lager in a conical

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lager in a conical

Postby jward on Mon Jan 01, 2018 12:23 pm

My next scheduled beer will be a schwarzbier as I can finally step up to lagers using the a Brewers Hardware conical https://www.brewershardware.com/8-Gallon-Stainless-Steel-Glycol-Jacketed-Conical-Fermentor.html. I was wondering if lager yeast is bottom fermenting then a conical might be a less optimal shape? Clearly, a conical will work great as I have had awesome lagers that were made in conicals. On an AB/Budweiser tour I saw that they use 16 foot diameter by 100 yard long fermenters, essentially a giant tube laying on its side, loaded with beachwood boards for more surface area. AB said they use beachwood as it does not contribute any flavor and it provides more surface area for the yeast so the beer finishes faster. My lager starter krausened a bit or foamed a lot and the yeast seemed active in the column just like with an ale. I'm speculating that the yeast does primary fermentation while in the column and the bottom vs top fermenting is really more of the yeast tends to float or tends to sink issue? Maybe the lager yeast do their secondary fermentation sitting on the bottom?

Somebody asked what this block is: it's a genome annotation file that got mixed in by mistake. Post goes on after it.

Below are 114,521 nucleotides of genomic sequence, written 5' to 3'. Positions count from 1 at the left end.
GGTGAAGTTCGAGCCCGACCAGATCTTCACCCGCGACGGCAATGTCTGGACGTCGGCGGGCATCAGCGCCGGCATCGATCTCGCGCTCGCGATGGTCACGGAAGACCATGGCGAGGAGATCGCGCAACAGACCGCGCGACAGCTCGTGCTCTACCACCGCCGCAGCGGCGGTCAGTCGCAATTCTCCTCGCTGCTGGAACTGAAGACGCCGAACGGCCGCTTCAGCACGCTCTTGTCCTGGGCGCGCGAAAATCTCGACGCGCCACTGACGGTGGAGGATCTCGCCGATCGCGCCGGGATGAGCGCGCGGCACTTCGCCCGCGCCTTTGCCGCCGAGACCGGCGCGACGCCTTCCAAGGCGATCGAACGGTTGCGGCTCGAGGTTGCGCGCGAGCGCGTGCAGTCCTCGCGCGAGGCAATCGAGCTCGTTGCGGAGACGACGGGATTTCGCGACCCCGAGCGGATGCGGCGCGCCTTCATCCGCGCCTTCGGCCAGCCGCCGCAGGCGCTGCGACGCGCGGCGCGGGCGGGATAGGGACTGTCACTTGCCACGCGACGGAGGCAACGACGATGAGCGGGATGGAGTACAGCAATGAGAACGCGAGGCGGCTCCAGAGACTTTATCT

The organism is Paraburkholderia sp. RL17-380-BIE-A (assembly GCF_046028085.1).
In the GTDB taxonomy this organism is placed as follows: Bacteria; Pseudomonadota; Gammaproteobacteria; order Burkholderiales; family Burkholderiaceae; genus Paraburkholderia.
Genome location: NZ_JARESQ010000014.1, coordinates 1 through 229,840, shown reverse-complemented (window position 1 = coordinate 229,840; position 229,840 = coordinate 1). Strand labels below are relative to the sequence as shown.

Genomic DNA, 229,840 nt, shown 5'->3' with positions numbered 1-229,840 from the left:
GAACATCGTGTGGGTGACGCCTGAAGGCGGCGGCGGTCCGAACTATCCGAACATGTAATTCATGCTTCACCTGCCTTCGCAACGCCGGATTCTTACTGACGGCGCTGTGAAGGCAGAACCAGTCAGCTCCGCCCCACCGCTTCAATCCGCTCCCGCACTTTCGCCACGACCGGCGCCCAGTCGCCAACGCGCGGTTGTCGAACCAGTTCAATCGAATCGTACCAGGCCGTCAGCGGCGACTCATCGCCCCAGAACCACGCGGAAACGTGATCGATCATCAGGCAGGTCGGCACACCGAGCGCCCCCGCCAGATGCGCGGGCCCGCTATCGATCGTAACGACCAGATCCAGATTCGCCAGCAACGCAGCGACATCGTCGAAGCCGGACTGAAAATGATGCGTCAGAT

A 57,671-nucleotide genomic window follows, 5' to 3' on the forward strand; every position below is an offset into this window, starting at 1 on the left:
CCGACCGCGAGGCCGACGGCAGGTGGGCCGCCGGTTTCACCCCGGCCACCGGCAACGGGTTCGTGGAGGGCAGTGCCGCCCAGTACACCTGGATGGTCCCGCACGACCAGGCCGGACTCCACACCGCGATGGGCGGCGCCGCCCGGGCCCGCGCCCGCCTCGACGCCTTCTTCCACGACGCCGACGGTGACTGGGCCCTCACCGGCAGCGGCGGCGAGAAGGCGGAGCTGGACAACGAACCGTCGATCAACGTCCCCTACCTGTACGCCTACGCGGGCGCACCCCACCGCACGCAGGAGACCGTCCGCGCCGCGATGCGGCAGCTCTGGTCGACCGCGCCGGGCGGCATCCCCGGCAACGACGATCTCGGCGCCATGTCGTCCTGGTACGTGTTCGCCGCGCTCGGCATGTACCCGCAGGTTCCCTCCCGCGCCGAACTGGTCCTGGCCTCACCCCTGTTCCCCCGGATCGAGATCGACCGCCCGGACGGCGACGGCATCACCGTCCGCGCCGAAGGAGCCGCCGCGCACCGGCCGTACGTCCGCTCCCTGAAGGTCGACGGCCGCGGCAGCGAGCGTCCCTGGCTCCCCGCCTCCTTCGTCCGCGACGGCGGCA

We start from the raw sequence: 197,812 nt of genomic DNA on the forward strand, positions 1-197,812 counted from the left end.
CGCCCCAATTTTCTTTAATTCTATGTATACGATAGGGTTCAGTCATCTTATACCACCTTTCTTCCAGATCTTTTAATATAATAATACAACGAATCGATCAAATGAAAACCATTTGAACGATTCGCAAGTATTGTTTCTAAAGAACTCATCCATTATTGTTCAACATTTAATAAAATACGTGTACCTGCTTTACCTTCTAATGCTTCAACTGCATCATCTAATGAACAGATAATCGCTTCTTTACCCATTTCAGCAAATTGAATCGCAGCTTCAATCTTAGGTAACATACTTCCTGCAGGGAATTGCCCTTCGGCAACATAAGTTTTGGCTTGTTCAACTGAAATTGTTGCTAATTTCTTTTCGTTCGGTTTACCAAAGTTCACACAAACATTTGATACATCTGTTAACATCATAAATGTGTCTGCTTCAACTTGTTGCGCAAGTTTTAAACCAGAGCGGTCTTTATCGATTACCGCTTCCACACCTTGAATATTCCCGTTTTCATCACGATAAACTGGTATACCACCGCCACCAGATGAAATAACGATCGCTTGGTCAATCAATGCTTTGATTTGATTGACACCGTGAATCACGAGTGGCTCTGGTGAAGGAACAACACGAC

Any yeast fanatics know what is really going on?
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Re: lager in a conical

Postby Justin H on Tue Jan 02, 2018 1:55 am

It’s my understanding that top fermenting ale yeast are generally more flocculant than their bottom fermenting lager counterparts, and it is the release of CO2 combined with the more flocculent nature that drives the top fermenting/ale yeast to the surface. This is particularly evident in some English strains that are incredible top croppers and highly flocculent. Conversely, lager strains tend to be less flocculent and stay in suspension longer. I wouldn’t hesitate to ferment a lager in your conical. Your most active yeast will likely remain in suspension.
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Re: lager in a conical

Postby indianajns on Fri Jan 05, 2018 11:19 am

Justin spittin' knowledge!!!
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